|Industry||Fire apparatus manufacturer, Commercial Vehicles|
|Headquarters||Summerville, South Carolina, U.S.|
|Owner||Daimler Trucks North America|
American LaFrance (ALF) was an American vehicle manufacturer which focused primarily on the production of fire engines, fire aerials, and emergency apparatus such as ambulance and rescue vehicles. The company was located in Summerville, South Carolina. It was announced Friday, January 17, 2014 they would cease operations.
The American LaFrance Fire Engine Company was one of the oldest fire apparatus manufacturers in America. With roots that go back to approximately 1832, the companies that went on to become American LaFrance built hand-drawn, horse-drawn, and steam-powered fire engines. Founded in 1873 by Truckson LaFrance and his partners, including Alexander S. Diven as the LaFrance Manufacturing Company selling hand powered equipment. The International Fire Engine Company, corporate predecessor of American LaFrance, built some steam power fire engines between 1903 and 1907. Apparatus built by International included horse drawn steamers, hose wagons, and hook & ladders to chemical engines, water towers and combinations. The American LaFrance Fire Engine Company was formed in 1903. Its corporate offices and manufacturing plant were in Elmira, New York. It also operated a Canadian plant in Toronto, Ontario, where it sold apparatus under the name Lafrance-Foamite, until 1971. ALF delivered its first motorized fire engine in 1907. Over the years, American LaFrance built thousands of fire trucks including chemical engines, combination pumpers, aerial ladder trucks, Aero Chief snorkel trucks, and airport crash trucks. The classical style of the American LaFrance apparatus is easily recognized. Some of the company's innovations led to changes in the industry, most notably the cab forward style cab.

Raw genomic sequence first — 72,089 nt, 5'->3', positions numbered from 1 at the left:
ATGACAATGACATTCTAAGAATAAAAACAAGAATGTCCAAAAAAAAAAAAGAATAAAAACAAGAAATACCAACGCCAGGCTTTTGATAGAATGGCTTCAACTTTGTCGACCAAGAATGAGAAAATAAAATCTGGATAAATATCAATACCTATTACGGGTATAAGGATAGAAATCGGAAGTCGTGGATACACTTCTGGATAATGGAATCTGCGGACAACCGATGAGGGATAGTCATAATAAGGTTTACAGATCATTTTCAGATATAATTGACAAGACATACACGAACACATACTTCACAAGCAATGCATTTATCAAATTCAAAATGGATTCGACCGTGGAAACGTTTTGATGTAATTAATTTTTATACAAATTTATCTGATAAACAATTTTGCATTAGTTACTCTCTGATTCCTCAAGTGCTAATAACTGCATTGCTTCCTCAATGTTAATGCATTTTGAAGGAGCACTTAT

In 1995, the company was bought by Freightliner LLC, which is a subsidiary of Daimler AG. Freightliner continued to utilize American LaFrance's original nameplates and designations including the Eagle custom chassis. Many of their Liberty products were built on Freightliner LLC M2 or Sterling Acterra chassis. ALF operated additional manufacturing facilities in Ephrata, Pennsylvania, Sanford, Florida, and Hamburg, New York. As of 2005, they were the fifth largest manufacturer of emergency vehicles in North America.
In December 2005, it was announced that Freightliner had transferred the ownership of American LaFrance to the New York-based investment firm, Patriarch Partners, LLC. The headquarters and main plant in Ladson, South Carolina were not included in the transaction. However, Patriarch Partners were allowed to use the plant until early 2007, when DaimlerChrysler began using the plant for assembly of the Dodge Sprinter. Under new ownership ALF relocated within the Charleston, South Carolina area in summer 2007 to a brand new facility, including manufacturing and corporate HQ, with nearly 500,000 sq ft (50,000 m²) of total space.
On January 28, 2008, American LaFrance filed for Chapter 11 bankruptcy protection blaming problems with implementation of a new IBM enterprise resource planning (ERP) system. On July 25, 2008, the company emerged from bankruptcy with a revised business plan to transfer the firetruck body building portion of the business to the remaining Hamburg, NY, (formerly RDMurray Inc.) and Ephrata, PA, (formerly Ladder Towers Inc.) facilities. The Summerville, SC plant continued to manufacture fire truck cab and chassis, but focused on vocational vehicles and the Condor vehicle line. On January 17, 2014, the company announced it was ceasing operations.